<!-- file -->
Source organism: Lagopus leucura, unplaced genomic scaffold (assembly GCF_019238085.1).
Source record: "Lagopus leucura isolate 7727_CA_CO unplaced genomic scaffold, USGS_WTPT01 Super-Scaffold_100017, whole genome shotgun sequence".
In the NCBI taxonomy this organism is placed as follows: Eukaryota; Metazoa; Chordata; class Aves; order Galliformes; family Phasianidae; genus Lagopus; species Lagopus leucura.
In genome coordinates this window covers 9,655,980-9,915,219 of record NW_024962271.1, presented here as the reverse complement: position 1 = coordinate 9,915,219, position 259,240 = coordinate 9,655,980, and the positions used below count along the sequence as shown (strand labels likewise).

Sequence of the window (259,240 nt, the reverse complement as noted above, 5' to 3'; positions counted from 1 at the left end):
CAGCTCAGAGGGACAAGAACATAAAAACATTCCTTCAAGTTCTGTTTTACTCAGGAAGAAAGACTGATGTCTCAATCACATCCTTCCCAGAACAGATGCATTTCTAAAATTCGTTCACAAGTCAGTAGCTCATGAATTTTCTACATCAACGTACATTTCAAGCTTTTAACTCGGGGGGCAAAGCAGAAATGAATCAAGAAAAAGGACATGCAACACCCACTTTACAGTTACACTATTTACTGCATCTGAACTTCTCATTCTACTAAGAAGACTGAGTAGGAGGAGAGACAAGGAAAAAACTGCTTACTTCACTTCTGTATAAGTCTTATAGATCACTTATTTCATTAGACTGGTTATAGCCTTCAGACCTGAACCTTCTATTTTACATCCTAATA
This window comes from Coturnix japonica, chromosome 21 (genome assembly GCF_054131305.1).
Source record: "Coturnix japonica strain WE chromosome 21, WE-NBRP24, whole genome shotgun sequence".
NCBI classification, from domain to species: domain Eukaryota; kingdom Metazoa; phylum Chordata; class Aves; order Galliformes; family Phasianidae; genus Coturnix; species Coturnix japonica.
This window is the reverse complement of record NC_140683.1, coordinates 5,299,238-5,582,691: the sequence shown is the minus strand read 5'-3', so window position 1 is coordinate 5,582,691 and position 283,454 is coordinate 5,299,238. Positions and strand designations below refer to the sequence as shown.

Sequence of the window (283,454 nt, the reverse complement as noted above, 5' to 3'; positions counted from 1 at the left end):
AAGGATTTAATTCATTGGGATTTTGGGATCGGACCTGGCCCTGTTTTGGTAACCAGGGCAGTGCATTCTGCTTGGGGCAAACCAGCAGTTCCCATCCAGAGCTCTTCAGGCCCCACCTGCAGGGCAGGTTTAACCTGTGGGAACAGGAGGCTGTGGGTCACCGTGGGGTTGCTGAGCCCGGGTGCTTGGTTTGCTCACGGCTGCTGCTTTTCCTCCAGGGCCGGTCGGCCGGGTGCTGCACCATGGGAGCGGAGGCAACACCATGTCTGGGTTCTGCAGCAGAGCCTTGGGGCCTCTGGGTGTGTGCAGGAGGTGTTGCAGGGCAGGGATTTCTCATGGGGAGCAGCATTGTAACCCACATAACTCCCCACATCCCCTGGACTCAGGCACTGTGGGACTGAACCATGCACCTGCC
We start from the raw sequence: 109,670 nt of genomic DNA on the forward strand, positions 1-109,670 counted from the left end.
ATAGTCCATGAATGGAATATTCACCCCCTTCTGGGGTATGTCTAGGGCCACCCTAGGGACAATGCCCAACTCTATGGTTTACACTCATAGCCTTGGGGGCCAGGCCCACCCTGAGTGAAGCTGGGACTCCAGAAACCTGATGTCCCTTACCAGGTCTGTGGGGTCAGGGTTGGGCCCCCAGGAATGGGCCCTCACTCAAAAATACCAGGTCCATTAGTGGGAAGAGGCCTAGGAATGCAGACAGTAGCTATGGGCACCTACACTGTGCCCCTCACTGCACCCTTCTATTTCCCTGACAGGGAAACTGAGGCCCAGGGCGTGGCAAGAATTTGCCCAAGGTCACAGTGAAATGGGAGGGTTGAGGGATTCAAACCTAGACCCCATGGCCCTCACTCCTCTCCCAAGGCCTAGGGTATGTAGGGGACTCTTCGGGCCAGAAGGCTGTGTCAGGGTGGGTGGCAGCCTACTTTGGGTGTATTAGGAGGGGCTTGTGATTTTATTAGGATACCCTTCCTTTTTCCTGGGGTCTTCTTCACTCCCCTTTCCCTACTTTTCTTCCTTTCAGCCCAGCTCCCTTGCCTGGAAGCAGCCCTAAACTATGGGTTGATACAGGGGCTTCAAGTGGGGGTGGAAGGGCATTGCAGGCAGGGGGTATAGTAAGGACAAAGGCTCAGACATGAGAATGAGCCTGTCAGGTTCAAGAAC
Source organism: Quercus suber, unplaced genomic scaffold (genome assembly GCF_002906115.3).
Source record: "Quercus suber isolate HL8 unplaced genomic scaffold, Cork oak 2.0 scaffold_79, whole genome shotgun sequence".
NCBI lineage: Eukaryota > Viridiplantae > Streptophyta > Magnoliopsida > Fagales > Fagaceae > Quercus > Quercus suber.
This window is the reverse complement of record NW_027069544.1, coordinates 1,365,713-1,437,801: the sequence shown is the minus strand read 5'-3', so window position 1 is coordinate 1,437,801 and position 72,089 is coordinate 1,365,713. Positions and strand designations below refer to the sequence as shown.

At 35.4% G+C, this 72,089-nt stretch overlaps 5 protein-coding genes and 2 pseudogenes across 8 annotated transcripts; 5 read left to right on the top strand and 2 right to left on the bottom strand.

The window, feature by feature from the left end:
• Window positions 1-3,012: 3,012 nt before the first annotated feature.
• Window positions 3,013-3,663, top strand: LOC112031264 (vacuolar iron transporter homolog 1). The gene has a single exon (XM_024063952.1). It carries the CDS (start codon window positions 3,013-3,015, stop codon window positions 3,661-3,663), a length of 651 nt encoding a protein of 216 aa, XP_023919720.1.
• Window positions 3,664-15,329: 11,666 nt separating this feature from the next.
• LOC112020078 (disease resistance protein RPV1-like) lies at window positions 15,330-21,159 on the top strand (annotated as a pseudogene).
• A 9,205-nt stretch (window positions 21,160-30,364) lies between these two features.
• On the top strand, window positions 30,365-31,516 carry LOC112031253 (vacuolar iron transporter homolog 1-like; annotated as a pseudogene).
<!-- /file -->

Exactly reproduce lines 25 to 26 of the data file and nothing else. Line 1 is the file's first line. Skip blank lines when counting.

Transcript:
• A 9,205-nt stretch (window positions 21,160-30,364) lies between these two features.
• On the top strand, window positions 30,365-31,516 carry LOC112031253 (vacuolar iron transporter homolog 1-like; annotated as a pseudogene).